Thanks for your highly informative response. I’m glad that you recognise some element of ideology in your belief system. Until there are convincing arguments, most of our actions will have some kind of ideological basis. I’d like to highlight this ideology a bit by discussing the articles you cited and explaining why I don’t find them entirely convincing.
I agree unreservedly that there is an abundance of literature showing the value of interaction in learning. However, it must be recognised that whole swathes of research have been carried out on ideologically motivated grounds. Both the Bredo (1994) and the Packer and Giocoechea (2000) articles centre on the contested notion of nonduality (Dilley, 2004). Bredo’s position is that symbol-processing fails because (to simplify somewhat) there can be no mapping of the external world onto an internal symbol. From this, he assumes that symbol-processing is a form of dualism, from which he develops his situated view of cognition as an answer to the questions in learning that dualism cannot answer. I find this sequence flawed.
Stating that Theory A is flawed does not mean that Theory B is correct. It may well be that Theory B is correct, but logically it is a non-sequitur to premise B’s accuracy on A’s faults. The best that Bredo can do is compare and contrast. His description of symbol-processing’s language-and-reality weaknesses is very good. However, I find his ‘Mind and Body’ section poor. His premise here is that because AI systems and robots “take an inordinately long time to act” (p. 27) humans’ cognitive architecture is similarly disposed when made to learn passively. This may be true in reality, but implicitly, he’s saying that if AI can’t do it, neither can humans. Later, Bredo discusses the development of AI systems that have a situated component and argues from that to the similarities in humans’ perception, “minding is a tangibly physical matter” (p. 31).
Both examples so far can be reframed. As an epistemology of understanding human perception, modelling on robots is a useful method of testing researchers’ measurement capacities. So far, so good. It is a categorical error to extend this epistemology to claim that if AI can’t do it, there’s the possibility that there’s nothing to measure. Or if AI can do it, the mind-body duality is questionable. The former ‘if’ is flawed because it is a measurement issue. The latter ‘if’ is a genuine question. However, (as of 1994 when Bredo was writing) the lack of measurement instruments, i.e. good robotics, does not mean that there is no mind-body nonduality.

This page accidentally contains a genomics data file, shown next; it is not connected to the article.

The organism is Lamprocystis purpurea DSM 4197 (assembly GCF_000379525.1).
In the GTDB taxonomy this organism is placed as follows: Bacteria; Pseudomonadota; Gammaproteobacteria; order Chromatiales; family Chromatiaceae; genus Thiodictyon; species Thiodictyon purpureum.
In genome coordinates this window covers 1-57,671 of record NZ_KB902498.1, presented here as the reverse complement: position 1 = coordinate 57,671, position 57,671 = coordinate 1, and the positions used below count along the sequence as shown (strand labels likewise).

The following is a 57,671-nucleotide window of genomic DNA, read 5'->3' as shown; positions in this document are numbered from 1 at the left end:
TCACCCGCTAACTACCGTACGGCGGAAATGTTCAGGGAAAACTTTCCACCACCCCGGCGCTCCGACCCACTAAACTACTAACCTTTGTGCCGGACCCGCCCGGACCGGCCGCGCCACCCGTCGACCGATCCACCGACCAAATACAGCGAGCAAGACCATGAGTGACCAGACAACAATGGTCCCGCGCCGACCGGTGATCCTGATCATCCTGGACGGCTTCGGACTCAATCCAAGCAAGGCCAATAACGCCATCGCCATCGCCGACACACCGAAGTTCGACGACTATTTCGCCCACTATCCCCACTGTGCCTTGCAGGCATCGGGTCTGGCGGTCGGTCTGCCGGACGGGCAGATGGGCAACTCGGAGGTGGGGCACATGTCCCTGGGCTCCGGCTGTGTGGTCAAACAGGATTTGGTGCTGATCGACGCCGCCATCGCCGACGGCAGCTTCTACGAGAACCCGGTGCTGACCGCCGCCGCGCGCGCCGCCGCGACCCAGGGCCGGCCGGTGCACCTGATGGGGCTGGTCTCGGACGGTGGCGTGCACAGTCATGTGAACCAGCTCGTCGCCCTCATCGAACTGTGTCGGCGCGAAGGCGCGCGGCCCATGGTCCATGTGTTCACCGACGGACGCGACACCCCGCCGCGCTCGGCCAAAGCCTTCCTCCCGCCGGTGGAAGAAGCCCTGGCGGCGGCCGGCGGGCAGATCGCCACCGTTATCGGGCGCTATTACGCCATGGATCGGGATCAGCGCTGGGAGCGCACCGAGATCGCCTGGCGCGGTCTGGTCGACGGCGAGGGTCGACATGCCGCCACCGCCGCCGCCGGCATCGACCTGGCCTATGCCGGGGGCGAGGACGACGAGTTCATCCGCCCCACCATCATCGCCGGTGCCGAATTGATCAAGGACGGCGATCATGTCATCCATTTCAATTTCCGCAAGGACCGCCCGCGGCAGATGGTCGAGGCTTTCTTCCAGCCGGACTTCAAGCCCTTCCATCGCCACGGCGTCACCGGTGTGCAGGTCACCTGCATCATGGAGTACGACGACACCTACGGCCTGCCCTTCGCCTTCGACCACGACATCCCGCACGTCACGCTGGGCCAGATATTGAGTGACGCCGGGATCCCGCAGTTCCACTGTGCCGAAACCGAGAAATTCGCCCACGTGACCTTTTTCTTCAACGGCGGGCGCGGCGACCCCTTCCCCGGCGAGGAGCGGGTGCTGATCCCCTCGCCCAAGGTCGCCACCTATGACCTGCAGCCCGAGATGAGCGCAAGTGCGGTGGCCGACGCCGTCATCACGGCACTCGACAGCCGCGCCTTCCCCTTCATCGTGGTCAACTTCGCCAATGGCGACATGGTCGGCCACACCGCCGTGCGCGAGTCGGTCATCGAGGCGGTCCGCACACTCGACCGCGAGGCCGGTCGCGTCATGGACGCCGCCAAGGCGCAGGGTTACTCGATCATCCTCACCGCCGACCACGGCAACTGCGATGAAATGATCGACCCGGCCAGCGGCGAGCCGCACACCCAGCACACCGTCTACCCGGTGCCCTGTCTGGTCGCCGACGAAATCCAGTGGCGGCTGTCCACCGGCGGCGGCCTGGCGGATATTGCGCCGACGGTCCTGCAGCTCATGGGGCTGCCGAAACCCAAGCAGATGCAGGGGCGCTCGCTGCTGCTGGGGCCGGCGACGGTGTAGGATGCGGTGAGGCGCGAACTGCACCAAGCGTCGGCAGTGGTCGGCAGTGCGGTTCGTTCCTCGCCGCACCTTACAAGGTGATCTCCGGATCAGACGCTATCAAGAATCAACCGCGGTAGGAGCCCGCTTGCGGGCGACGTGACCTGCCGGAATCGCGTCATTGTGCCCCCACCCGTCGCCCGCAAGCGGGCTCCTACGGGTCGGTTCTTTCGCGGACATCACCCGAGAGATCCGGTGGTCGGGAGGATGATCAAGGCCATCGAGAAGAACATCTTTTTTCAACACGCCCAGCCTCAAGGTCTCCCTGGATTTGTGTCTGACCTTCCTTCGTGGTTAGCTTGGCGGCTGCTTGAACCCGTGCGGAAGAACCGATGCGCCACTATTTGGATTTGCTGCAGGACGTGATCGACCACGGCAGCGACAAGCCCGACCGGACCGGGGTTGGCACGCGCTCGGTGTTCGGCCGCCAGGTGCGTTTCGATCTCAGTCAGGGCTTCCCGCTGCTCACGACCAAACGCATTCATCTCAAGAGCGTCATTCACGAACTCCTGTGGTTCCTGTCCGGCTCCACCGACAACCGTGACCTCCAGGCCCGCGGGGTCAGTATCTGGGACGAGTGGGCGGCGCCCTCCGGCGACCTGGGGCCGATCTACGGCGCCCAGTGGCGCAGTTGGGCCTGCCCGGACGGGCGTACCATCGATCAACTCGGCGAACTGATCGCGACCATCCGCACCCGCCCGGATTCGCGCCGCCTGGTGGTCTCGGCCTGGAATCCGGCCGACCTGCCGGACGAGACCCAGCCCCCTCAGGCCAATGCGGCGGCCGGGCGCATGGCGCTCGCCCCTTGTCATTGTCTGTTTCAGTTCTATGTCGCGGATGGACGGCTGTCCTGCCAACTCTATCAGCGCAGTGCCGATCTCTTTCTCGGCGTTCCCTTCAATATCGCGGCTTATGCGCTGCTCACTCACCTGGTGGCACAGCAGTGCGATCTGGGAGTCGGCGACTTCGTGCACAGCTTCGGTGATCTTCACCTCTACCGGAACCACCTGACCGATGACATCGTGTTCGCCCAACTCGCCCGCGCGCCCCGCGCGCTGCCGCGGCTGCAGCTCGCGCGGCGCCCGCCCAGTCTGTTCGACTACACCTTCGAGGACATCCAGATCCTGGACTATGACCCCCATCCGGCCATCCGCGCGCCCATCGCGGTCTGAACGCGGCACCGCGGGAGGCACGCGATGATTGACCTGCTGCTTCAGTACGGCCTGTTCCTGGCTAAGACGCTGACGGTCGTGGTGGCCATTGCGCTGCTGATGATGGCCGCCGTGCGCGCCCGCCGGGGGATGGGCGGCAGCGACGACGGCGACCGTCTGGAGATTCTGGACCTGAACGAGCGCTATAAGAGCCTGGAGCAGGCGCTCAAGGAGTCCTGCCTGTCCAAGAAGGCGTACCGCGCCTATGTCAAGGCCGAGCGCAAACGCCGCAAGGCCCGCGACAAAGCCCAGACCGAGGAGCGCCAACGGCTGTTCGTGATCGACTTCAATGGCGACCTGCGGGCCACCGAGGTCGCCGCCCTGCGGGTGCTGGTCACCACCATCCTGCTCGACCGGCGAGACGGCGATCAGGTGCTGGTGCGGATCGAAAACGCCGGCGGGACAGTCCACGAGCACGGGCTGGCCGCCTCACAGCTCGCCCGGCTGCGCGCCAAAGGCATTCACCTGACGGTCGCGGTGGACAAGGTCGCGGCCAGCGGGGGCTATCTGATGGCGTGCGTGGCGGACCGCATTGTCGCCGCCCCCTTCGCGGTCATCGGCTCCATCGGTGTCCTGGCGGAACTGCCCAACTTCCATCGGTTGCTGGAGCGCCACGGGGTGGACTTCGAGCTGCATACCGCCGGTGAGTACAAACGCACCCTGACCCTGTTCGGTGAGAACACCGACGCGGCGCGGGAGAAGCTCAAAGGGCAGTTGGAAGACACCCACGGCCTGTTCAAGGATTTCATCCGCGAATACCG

This post is getting too long, so I have to stop. I would like to respond to Packer and Giocoechea and explain my stance on the duality question. However, I’ll finish with Dilley’s observation that;
“Steven Pinker, after explaining for nearly 600 pages how the mind supposedly works, admits that there are still six enigmas that continue to baffle cognitive scientists: consciousness, the self, free will, meaning, knowledge, and morality” (Dilley, 2004, p. 136).
Bredo, E. (1994). Reconstructing educational psychology: Situated cognition and Deweyian pragmatism. Educational Psychologist. doi:10.1207/s15326985ep2901_3
Dilley, F. B. (2004). Taking consciousness seriously: A defense of Cartesian dualism. International Journal for Philosophy of Religion, 55(3), 135–153. doi:10.1023/B:RELI.0000034594.88195.23
Packer, M. J., & Goicoechea, J. (2000). Sociocultural and Constructivist Theories of Learning: Ontology, Not Just Epistemology. Educational Psychologist, 35(4), 227–241. doi:10.1207/S15326985EP3504_02